Android native code kit apes iPhone game 3D
Graphics beyond Java
Google has opened the door to iPhone-like 3D games on certain Android handsets, offering support for the OpenGL ES 2.0 graphics standard with its latest Android Native Development Kit (NDK).
Mountain View announced the third release of its Android NDK in a Monday blog post. The chief addition is Open GL for Embedded Systems 2.0 native libraries, bringing the platform in line with Apple's iPhone 3GS and the Palm Pre.
Android applications run inside Google's very own Java virtual machine, known as Dalvik, but since June the company has offered a kit that lets you embed components written in native code languages such as C and C++. The kit as a whole can be used to target devices running Android 1.5 or higher, but OpenGL ES 2.0 is only available for Android 2.0 or higher. The latest version of Google's (semi-)open source mobile stack is Android 2.1, which debuted with the company's very own Nexus One Phone.
Mozilla is using the Android NDK to bring Firefox to Google's platform, and according to Cnet, the open sourcers plan on switching development to OpenGL.
You can download the latest Android NDK for Windows, Mac or Linux here. The kit includes a sample application that uses OpenGL ES 2.0 vertex and fragment shaders. In supporting the standard, Google makes it easier for developers to move their existing ES 2.0 games to the platform. ®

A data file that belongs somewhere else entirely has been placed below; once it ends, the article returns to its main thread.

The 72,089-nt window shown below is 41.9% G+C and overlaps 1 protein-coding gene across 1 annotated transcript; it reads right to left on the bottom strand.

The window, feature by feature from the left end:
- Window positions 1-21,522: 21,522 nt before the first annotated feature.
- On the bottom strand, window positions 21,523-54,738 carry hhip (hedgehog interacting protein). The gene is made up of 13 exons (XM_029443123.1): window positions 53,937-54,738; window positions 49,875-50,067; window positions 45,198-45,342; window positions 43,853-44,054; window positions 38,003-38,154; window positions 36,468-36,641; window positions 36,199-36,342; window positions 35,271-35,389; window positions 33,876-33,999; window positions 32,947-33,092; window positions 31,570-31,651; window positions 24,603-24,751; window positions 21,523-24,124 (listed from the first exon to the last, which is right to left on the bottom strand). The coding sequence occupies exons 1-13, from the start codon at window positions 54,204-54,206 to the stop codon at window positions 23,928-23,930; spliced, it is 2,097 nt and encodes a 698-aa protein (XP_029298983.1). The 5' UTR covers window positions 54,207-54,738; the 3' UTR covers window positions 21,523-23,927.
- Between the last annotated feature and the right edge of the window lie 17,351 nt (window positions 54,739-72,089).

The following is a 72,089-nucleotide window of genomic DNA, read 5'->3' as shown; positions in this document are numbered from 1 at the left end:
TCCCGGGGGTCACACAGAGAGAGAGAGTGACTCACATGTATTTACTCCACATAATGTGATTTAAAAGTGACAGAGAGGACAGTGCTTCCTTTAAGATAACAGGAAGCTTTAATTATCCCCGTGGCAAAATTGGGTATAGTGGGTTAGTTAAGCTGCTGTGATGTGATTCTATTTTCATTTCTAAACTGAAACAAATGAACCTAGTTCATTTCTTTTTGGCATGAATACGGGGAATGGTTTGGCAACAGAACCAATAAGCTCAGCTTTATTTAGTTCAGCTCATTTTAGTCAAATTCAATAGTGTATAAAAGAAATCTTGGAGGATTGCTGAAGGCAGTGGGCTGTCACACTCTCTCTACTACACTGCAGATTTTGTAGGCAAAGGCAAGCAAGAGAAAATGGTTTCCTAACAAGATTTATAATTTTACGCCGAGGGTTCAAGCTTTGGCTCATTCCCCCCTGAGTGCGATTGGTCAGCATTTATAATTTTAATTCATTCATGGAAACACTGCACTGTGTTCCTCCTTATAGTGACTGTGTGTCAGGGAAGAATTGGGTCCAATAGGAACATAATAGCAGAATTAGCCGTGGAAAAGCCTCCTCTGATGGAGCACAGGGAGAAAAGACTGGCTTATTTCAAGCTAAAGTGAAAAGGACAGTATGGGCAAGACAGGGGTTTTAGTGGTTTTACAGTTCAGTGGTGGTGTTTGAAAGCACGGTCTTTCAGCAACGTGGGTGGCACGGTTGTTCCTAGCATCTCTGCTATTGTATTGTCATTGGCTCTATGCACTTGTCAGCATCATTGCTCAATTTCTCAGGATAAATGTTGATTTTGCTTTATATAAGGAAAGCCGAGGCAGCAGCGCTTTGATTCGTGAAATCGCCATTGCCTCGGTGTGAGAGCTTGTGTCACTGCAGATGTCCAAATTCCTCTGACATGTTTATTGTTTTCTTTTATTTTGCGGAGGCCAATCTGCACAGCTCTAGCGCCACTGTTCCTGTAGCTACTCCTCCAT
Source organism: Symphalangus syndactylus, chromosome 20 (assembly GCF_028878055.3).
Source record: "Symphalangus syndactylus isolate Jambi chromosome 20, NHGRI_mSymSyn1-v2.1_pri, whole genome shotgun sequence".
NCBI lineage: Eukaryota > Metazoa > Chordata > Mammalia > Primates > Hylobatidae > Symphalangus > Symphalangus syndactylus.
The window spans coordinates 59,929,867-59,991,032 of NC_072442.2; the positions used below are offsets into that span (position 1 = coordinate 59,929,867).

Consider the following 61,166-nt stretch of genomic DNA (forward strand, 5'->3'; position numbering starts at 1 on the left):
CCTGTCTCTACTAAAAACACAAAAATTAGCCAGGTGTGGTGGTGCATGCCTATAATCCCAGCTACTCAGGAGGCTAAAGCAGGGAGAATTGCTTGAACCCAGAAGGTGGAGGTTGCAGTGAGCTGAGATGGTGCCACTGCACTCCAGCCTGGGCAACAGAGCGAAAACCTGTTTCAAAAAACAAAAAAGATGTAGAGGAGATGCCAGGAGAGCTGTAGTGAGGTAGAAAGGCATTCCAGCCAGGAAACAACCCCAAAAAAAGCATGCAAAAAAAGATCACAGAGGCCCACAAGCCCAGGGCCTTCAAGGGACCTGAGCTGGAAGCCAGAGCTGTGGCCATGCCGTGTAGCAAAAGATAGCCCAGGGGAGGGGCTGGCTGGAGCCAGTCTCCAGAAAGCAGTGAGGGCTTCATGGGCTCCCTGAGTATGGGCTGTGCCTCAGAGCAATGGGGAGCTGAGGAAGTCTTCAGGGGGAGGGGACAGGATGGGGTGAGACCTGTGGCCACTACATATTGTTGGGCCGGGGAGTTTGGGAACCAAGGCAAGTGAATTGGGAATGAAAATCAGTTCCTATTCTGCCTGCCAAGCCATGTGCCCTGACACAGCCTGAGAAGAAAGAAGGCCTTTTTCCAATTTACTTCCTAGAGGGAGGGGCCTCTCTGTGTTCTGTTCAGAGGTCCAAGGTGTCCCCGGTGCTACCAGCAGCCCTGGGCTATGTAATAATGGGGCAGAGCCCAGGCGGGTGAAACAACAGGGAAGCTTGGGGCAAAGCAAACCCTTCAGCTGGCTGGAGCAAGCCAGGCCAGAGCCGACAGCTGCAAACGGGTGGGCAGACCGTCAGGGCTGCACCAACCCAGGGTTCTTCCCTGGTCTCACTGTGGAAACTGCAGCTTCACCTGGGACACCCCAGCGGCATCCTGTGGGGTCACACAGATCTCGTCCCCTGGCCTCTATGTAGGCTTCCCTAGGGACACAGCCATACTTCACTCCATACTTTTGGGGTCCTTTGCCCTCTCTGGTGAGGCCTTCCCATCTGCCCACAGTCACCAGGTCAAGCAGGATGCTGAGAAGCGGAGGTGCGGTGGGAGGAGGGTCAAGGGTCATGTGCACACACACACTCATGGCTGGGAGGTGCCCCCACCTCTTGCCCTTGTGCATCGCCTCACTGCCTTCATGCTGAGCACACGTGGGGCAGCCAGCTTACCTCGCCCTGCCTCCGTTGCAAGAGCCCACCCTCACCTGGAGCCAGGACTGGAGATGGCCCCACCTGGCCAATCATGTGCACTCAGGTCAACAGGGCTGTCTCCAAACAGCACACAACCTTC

The future will tell, however...
With prediction skills like that, you've got a future in banking!
Perhas you should define what "flop" would mean, because if we define it the same way, I predict you will be proven wrong.
That's what lawsuits mean
It's like that time I sued my neighbours for continually parking their car on my lawn. Because I couldn't compete.
OpenGL ES 1.1 vs OpenGL ES 2.0
The Hero, and other Android 1.5 devices only have ES 1.1 support, the same as the iPhone 3G. This update allows the platform to use the ES 2.0 rendering pipeline, which is the same as the iPhone 3GS and the Nokia N900.
The main feature that 2.0 adds is support for hardware shaders, which make a lot cleverer 3D effects possible.